Search - David Sanborn :: Another Hand

Another Hand
David Sanborn
Another Hand
Genres: Jazz, Pop
  •  Track Listings (10) - Disc #1


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CD Details

All Artists: David Sanborn
Title: Another Hand
Members Wishing: 0
Total Copies: 5
Label: Warner Bros UK
Original Release Date: 7/2/1991
Release Date: 7/2/1991
Album Type: Import
Genres: Jazz, Pop
Style: Smooth Jazz
Number of Discs: 1
SwapaCD Credits: 1
UPCs: 075596108829, 075596108843, 081227779160, 075596108881

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Member CD Reviews

Steve S. (Reno-ness) from ARROYO GRANDE, CA
Reviewed on 6/7/2007...
I love David Sanborn's sax! Dig it!
0 of 3 member(s) found this review helpful.

CD Reviews

Out There
Russell Diederich | Littleton, CO United States | 03/29/2003
(5 out of 5 stars)

"This is a definite departure for Sanborn as he goes outside to bring us "Another Hand". Looking at who he's playing with it's very obvious why he has taken the step over into Free Jazz, Bill Frisell and Charlie Haden. Haden was the bassist for the king of Free Jazz and fellow sax player, Ornate Coleman. Coleman could go so far outside that it would hurt. These outside tunes might be a little difficult for even jazz lovers to tolerate, but Sanborn only touches upon it leaving this album very easy to listen to. The Frisell/Haden combo starts you off easy with Haden's "First Song" and Frisell's signature sound on guitar. Then comes Frisell's turn for one of his songs with "Monica Jane". Haden has a small bass solo in the middle. Lou Reed's "Jesus" is the surprise of this unique combo's reprituer as it stays pretty much inside, which must be the setup for jumping straight on over into Free Jazz with the medley bringing back memories of Coleman. Don't let these songs scare you, the first three from the combo are very well done, and easy on the ear. Plus, for every song he plays with Frisell and Haden, he plays one without them. "Weird from One Step Beyond" (Frisell appears here too) is a beautiful, soulful jazz tune. Sanborn's sax is dripping with emotion as he blows those beautiful notes. Another beautiful song is "Come to Me, Nina." Sanborn mirrors Terry Adams on the piano with great results. Sanborn kicks it in with "Hobbies", which is upbeat and flashy. There's a solo from one of my favorite pianists, Mulgrew Miller. Miller hangs out for "Dukes & Counts", another great tune. This is one of those albums where an artist wants to step outside his confines and try a little something new. I have to applaud Sanborn for taking the risk, especially to try Free Jazz. Although I'm not a fan of Free Jazz, I still find this a great album. I'm not a big fan of the medley, but the rest of the album makes up for it. Sanborn sure can blow, and proves it on this album. He also surrounds himself with exceptional musicians. For more of Frisell and Haden, check them out with Ginger Baker on "Going Home", and for more Miller with Brian Lynch on "Tribute to the Trumpet Masters", both are excellent."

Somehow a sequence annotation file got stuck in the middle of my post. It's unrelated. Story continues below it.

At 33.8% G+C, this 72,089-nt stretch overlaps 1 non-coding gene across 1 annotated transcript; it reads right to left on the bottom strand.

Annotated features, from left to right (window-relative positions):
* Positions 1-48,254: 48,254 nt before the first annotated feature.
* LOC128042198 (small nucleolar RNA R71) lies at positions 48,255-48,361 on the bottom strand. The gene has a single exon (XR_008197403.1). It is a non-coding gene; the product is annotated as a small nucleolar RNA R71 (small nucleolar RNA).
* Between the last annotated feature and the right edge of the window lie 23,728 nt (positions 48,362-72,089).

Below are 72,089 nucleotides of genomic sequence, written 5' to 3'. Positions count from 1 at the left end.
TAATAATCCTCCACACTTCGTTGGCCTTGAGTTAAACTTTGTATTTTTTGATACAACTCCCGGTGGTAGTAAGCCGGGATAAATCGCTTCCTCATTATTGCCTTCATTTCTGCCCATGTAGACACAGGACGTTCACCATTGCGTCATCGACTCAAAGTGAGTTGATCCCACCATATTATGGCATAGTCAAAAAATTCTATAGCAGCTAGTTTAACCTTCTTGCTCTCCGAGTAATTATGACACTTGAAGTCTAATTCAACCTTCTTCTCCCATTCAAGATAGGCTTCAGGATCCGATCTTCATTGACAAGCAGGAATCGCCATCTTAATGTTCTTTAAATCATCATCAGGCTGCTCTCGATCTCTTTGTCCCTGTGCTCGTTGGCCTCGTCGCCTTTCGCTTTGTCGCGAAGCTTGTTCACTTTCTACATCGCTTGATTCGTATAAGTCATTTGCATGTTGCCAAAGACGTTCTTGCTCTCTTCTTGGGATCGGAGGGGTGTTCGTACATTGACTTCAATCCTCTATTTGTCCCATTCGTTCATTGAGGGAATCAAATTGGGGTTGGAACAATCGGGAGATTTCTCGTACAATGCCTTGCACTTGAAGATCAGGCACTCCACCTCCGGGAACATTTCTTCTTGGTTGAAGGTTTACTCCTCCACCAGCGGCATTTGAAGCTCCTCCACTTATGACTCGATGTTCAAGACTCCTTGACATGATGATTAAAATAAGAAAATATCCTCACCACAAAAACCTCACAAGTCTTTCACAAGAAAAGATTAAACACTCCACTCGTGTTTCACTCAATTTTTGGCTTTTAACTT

Another sanborn, still great sanborn!
don prioleau | APO, AE Germany | 03/08/2000
(5 out of 5 stars)

"This is definitely not the same sanborn that we are used to, but he still pulls off a great CD. He went to the old school and it is reminiscent of a smoked out club in the deep south in the sixties. My favorite cut is "come to me, nina", a melancholy tune that touches you deeply. Pick up this without any presumptions and you will enjoy great music."